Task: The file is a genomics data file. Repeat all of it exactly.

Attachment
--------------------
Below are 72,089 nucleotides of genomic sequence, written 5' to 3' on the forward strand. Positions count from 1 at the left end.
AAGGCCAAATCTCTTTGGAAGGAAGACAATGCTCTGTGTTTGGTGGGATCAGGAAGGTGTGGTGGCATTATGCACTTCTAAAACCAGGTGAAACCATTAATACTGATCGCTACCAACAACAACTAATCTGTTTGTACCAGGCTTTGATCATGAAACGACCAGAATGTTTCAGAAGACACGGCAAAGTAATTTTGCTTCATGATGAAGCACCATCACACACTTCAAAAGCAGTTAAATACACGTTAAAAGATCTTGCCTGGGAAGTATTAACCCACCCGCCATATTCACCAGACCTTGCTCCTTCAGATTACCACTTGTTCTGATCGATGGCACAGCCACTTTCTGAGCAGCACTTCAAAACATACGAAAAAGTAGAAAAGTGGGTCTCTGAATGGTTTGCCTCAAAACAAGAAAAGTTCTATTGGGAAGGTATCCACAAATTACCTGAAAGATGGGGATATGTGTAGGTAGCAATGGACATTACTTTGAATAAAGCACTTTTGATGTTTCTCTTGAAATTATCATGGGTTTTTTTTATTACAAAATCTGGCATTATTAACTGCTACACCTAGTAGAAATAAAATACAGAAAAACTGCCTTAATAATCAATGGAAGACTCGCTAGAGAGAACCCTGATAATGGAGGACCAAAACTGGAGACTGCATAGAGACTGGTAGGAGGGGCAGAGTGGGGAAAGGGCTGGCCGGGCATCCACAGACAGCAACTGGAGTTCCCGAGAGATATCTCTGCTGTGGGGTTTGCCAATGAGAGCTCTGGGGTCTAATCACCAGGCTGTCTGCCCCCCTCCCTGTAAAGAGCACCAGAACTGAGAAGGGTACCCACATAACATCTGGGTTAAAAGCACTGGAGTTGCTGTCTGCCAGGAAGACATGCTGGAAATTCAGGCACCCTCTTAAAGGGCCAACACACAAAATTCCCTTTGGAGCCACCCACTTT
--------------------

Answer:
Below are 72,089 nucleotides of genomic sequence, written 5' to 3' on the forward strand. Positions count from 1 at the left end.
AAGGCCAAATCTCTTTGGAAGGAAGACAATGCTCTGTGTTTGGTGGGATCAGGAAGGTGTGGTGGCATTATGCACTTCTAAAACCAGGTGAAACCATTAATACTGATCGCTACCAACAACAACTAATCTGTTTGTACCAGGCTTTGATCATGAAACGACCAGAATGTTTCAGAAGACACGGCAAAGTAATTTTGCTTCATGATGAAGCACCATCACACACTTCAAAAGCAGTTAAATACACGTTAAAAGATCTTGCCTGGGAAGTATTAACCCACCCGCCATATTCACCAGACCTTGCTCCTTCAGATTACCACTTGTTCTGATCGATGGCACAGCCACTTTCTGAGCAGCACTTCAAAACATACGAAAAAGTAGAAAAGTGGGTCTCTGAATGGTTTGCCTCAAAACAAGAAAAGTTCTATTGGGAAGGTATCCACAAATTACCTGAAAGATGGGGATATGTGTAGGTAGCAATGGACATTACTTTGAATAAAGCACTTTTGATGTTTCTCTTGAAATTATCATGGGTTTTTTTTATTACAAAATCTGGCATTATTAACTGCTACACCTAGTAGAAATAAAATACAGAAAAACTGCCTTAATAATCAATGGAAGACTCGCTAGAGAGAACCCTGATAATGGAGGACCAAAACTGGAGACTGCATAGAGACTGGTAGGAGGGGCAGAGTGGGGAAAGGGCTGGCCGGGCATCCACAGACAGCAACTGGAGTTCCCGAGAGATATCTCTGCTGTGGGGTTTGCCAATGAGAGCTCTGGGGTCTAATCACCAGGCTGTCTGCCCCCCTCCCTGTAAAGAGCACCAGAACTGAGAAGGGTACCCACATAACATCTGGGTTAAAAGCACTGGAGTTGCTGTCTGCCAGGAAGACATGCTGGAAATTCAGGCACCCTCTTAAAGGGCCAACACACAAAATTCCCTTTGGAGCCACCCACTTT